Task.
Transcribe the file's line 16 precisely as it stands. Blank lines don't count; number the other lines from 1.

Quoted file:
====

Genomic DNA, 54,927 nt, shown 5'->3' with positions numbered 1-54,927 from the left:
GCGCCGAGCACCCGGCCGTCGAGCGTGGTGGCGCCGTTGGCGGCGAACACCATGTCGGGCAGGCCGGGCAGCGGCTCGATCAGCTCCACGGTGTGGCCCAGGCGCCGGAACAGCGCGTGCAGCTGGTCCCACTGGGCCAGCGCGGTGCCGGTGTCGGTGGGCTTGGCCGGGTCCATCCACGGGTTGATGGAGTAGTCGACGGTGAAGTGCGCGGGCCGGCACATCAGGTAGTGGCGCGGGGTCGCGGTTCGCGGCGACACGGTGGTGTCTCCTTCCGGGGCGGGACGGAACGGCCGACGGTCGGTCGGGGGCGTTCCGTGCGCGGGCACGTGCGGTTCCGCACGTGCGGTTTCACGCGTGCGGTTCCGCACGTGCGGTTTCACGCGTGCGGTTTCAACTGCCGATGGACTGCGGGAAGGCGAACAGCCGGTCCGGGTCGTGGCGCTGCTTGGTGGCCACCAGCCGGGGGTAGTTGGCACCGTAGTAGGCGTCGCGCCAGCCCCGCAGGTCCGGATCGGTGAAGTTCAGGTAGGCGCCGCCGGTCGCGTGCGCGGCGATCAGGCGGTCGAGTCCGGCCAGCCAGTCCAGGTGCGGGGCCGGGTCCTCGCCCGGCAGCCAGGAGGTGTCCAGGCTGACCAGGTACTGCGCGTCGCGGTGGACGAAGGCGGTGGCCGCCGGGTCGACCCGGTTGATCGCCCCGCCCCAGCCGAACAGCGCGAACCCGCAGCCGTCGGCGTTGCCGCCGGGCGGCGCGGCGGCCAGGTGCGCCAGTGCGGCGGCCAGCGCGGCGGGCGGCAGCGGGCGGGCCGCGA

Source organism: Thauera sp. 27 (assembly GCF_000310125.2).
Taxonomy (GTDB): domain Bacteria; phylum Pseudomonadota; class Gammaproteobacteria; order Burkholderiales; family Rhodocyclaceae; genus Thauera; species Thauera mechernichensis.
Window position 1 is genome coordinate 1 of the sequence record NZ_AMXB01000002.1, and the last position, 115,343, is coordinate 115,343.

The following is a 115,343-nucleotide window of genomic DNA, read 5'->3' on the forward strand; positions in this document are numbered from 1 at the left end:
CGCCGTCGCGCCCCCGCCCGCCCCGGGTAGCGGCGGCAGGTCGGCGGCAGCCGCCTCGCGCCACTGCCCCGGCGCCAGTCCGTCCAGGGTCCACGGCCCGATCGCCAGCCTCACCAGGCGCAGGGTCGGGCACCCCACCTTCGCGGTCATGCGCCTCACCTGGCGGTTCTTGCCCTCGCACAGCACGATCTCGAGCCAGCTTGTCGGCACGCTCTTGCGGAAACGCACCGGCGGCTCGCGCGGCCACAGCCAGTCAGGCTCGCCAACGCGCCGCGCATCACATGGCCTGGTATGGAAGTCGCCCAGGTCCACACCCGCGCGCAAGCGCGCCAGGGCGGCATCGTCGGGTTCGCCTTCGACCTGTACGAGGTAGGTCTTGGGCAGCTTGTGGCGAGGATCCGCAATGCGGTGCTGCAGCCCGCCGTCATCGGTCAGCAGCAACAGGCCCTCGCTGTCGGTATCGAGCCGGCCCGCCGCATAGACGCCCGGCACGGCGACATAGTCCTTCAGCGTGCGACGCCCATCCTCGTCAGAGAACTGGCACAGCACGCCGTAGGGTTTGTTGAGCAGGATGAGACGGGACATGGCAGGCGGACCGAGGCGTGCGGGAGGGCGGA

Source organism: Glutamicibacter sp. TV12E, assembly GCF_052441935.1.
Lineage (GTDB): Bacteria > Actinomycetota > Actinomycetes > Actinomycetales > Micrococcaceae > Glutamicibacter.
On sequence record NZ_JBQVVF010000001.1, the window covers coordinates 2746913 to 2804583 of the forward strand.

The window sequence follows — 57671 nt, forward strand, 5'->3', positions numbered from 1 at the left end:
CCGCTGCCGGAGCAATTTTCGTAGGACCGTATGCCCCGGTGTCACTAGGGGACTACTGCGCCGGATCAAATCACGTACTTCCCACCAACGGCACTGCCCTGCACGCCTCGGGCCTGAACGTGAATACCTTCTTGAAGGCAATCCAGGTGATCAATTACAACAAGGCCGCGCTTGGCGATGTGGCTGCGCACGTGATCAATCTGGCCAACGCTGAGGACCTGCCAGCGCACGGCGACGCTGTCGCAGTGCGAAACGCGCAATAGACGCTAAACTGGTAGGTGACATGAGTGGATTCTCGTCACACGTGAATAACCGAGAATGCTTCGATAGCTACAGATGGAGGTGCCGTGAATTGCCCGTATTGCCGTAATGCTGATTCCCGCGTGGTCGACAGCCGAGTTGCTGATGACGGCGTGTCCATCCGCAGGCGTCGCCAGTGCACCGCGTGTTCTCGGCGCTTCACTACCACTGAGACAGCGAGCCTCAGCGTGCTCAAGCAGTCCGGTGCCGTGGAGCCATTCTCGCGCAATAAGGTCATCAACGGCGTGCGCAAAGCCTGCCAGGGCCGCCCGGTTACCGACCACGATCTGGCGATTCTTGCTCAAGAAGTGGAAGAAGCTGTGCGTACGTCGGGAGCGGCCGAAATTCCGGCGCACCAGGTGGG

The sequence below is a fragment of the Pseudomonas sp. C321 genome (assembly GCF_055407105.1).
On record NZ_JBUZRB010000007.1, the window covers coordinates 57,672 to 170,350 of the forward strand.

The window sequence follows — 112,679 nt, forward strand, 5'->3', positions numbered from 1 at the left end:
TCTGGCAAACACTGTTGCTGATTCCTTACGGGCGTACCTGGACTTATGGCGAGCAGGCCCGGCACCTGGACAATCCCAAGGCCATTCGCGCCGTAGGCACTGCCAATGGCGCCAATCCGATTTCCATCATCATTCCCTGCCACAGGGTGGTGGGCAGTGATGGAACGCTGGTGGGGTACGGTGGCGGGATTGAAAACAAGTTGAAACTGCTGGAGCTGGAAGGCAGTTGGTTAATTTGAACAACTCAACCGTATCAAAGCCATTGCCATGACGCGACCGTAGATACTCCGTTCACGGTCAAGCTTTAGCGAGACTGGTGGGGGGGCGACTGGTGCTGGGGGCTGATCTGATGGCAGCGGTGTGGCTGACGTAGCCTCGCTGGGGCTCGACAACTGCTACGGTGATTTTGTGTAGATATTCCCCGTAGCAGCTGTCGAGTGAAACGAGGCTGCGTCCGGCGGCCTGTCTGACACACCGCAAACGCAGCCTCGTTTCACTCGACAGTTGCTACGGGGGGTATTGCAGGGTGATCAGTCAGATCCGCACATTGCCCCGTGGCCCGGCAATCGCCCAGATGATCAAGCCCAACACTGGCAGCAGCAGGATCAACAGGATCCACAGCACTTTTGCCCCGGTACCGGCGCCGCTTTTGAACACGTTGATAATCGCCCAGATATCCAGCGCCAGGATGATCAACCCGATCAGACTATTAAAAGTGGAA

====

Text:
TCTGGCAAACACTGTTGCTGATTCCTTACGGGCGTACCTGGACTTATGGCGAGCAGGCCCGGCACCTGGACAATCCCAAGGCCATTCGCGCCGTAGGCACTGCCAATGGCGCCAATCCGATTTCCATCATCATTCCCTGCCACAGGGTGGTGGGCAGTGATGGAACGCTGGTGGGGTACGGTGGCGGGATTGAAAACAAGTTGAAACTGCTGGAGCTGGAAGGCAGTTGGTTAATTTGAACAACTCAACCGTATCAAAGCCATTGCCATGACGCGACCGTAGATACTCCGTTCACGGTCAAGCTTTAGCGAGACTGGTGGGGGGGCGACTGGTGCTGGGGGCTGATCTGATGGCAGCGGTGTGGCTGACGTAGCCTCGCTGGGGCTCGACAACTGCTACGGTGATTTTGTGTAGATATTCCCCGTAGCAGCTGTCGAGTGAAACGAGGCTGCGTCCGGCGGCCTGTCTGACACACCGCAAACGCAGCCTCGTTTCACTCGACAGTTGCTACGGGGGGTATTGCAGGGTGATCAGTCAGATCCGCACATTGCCCCGTGGCCCGGCAATCGCCCAGATGATCAAGCCCAACACTGGCAGCAGCAGGATCAACAGGATCCACAGCACTTTTGCCCCGGTACCGGCGCCGCTTTTGAACACGTTGATAATCGCCCAGATATCCAGCGCCAGGATGATCAACCCGATCAGACTATTAAAAGTGGAA